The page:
2) Not always. Cf. Merker on the Masai, Luchan on the Hottentots, Bryk on the Kikuyu. (B.)

3) Tessman, Czekanowski und Kramer mention circumcisions without rites. (B.)

4) The perception of pain and difficulty by sexual intercourse does not require "detached contemplation". (RS.)

p. 158

tated foreskin. It is seldom thrown aside negligently. Usually it is buried in a particular spot; this also includes burying it in an ant hill, where the ants effect its complete annihilation. In this custom the fear that some magician could cast a spell over the foreskin and thereby cause its previous owner great harm, may have been decisive. But the supernatural is indicated in the custom of entombing the foreskin in a mountain cave together with bullroarers (spirit voices) as Frobenius describes it of the Durru. A similar entombment is carried out by various Australian tribes, according to Frazer; they place the foreskins in totem-trees, totem-rocks and other totem-centers, which serve as the abodes of the souls of the departed while they wait for rebirth. Among the Hova the father of the boy must eat the foreskin with a banana, or it is wrapped in a banana leaf and given to a calf to eat.

"If circumcision were really only an act of preparation for procreation, would there be any sense in treating the foreskin in this remarkable manner? (1)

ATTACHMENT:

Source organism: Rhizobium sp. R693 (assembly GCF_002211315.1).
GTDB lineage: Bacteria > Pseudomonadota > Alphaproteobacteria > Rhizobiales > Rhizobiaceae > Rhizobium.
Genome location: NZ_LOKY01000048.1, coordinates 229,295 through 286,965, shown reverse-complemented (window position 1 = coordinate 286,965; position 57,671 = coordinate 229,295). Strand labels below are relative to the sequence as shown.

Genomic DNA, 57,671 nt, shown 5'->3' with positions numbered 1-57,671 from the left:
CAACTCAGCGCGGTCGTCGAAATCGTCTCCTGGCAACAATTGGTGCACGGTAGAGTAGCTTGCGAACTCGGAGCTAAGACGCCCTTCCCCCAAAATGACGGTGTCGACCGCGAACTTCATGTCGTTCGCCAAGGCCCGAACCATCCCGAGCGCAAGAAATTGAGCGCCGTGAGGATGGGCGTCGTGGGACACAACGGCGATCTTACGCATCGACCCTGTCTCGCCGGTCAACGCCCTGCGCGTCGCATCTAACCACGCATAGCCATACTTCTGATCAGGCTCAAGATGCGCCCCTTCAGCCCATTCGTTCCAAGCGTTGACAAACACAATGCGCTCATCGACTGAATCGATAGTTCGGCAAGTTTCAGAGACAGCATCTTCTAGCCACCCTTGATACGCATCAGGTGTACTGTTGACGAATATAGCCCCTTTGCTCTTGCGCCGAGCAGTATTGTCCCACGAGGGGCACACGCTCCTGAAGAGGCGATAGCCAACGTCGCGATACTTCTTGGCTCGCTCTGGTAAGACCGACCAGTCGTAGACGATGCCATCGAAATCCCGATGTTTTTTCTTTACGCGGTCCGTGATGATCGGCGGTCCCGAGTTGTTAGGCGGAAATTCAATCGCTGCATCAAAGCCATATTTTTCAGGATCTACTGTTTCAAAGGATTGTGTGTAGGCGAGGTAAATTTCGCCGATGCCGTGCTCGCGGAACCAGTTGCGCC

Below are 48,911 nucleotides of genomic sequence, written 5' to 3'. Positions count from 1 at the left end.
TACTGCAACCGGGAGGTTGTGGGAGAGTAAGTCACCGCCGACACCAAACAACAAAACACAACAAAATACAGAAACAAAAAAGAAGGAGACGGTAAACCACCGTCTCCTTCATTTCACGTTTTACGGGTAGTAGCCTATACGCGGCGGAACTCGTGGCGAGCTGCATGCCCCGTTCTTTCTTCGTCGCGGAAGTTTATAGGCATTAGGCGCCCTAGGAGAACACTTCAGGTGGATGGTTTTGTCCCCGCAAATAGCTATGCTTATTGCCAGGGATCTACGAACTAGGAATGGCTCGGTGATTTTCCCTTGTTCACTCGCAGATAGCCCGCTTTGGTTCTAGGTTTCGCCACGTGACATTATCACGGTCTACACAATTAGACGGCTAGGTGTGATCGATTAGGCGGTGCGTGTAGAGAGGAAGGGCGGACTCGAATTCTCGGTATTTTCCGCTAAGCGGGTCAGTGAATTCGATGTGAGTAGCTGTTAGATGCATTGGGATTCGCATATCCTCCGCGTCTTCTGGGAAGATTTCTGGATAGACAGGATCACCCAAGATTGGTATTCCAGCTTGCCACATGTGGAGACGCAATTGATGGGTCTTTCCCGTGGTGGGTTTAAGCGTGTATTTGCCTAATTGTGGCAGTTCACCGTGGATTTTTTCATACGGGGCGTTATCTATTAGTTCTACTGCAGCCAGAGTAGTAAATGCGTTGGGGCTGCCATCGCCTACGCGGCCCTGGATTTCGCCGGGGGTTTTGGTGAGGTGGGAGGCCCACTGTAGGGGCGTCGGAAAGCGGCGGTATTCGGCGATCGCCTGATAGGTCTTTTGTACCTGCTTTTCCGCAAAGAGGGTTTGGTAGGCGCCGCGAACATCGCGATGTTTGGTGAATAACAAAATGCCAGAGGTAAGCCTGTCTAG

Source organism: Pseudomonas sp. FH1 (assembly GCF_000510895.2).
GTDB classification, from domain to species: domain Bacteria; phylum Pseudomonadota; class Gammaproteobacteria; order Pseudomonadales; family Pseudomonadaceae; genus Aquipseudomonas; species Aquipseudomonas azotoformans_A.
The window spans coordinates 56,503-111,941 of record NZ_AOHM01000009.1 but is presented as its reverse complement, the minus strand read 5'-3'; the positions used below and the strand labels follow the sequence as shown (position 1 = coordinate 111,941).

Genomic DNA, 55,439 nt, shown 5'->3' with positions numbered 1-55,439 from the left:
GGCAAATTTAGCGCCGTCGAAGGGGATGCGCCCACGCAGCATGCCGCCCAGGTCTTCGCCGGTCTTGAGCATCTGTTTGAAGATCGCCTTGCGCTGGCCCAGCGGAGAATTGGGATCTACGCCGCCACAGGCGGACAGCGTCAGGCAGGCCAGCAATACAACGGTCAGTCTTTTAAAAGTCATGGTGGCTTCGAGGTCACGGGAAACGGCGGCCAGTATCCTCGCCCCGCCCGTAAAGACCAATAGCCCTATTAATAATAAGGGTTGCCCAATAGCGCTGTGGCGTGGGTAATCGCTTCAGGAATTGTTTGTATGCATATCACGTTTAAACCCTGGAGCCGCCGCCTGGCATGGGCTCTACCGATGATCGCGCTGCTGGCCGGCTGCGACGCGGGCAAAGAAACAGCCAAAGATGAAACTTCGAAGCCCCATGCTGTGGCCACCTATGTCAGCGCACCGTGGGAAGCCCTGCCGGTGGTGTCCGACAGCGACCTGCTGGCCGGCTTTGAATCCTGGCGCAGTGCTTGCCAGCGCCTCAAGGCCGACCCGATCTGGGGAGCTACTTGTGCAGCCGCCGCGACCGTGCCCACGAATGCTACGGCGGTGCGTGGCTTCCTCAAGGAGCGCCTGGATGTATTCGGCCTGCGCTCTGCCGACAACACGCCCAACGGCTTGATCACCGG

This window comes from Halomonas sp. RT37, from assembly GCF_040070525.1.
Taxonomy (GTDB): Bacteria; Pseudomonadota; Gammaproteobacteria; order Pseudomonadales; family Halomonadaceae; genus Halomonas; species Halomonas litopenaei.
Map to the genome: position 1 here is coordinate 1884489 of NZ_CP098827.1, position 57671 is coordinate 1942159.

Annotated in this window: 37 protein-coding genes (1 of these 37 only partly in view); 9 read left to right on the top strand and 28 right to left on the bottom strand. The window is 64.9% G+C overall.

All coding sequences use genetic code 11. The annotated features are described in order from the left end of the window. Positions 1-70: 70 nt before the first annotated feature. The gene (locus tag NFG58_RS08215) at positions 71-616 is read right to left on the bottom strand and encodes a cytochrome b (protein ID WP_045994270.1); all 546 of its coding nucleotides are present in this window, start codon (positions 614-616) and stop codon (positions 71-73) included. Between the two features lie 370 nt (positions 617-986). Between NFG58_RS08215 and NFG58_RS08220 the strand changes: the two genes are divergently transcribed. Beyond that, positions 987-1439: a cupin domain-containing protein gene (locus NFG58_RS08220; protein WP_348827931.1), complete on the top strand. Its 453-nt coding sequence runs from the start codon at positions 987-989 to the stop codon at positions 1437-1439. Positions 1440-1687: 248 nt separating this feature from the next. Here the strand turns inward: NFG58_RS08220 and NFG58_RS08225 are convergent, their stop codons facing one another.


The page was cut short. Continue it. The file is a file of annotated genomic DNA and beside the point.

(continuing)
1) The cultic treatment of the amputated foreskin is something quite secondary, dictated later by the magical conceptions of the tribes in question. (B.)

"Subincision is confined to Australia. That the explanation suggested by Ploss and Andree cannot prevail here either need not be shown in detail. We are acquainted with the view of Strehlow on this point and shall quote only the opinion of E. Eylmann: (2)
2) Erhard Eylmann, Die Eingeborenen der Kolonie Sudaustralien, Berlin, 1908, pp. 122 ff.

"Let us first assume that the natives had introduced subincision in order to prevent over-population.

"It is clear to everyone that they could have arrived at the conclusion that a splitting of the organ would lead to a diminution of births simply and entirely by logical thinking. In such a case it was necessary that they know, of course, the function of the seminal fluid. However, this is not the case.

p. 159

"Let us look about then for another possibility that could have led to the mutilation of the penis. As we know, the young lad, in being received into the circle of men, must be subjected to specific tortures, many of which leave permanent disfigurations behind. Splitting the masculine organ is one of these tortures. I doubt that the reader will contradict me if I maintain that this highly painful operation could have had the purpose merely of furnishing the lad with a permanent mark of distinction and to make him an obedient member of the society by means of intense bullying, or, if we prefer, 'to test his courage and staunchness'.(1)

1) Qui tacet consentire videtur, therefore I do contradict and point, among other things, to the explanation 1 have suggested. (B.)

"Missionaries of Hermannsburg and Kitalpanina, asserted to me that the boys of the stations were less guilty of moral transgression after subincision than before it, even if, as 'young men', they remained unmarried for years.(2) If the missionaries were not mistaken, one could draw the conclusion from their observation that sexual excitability was reduced as a result of this splitting of the penis.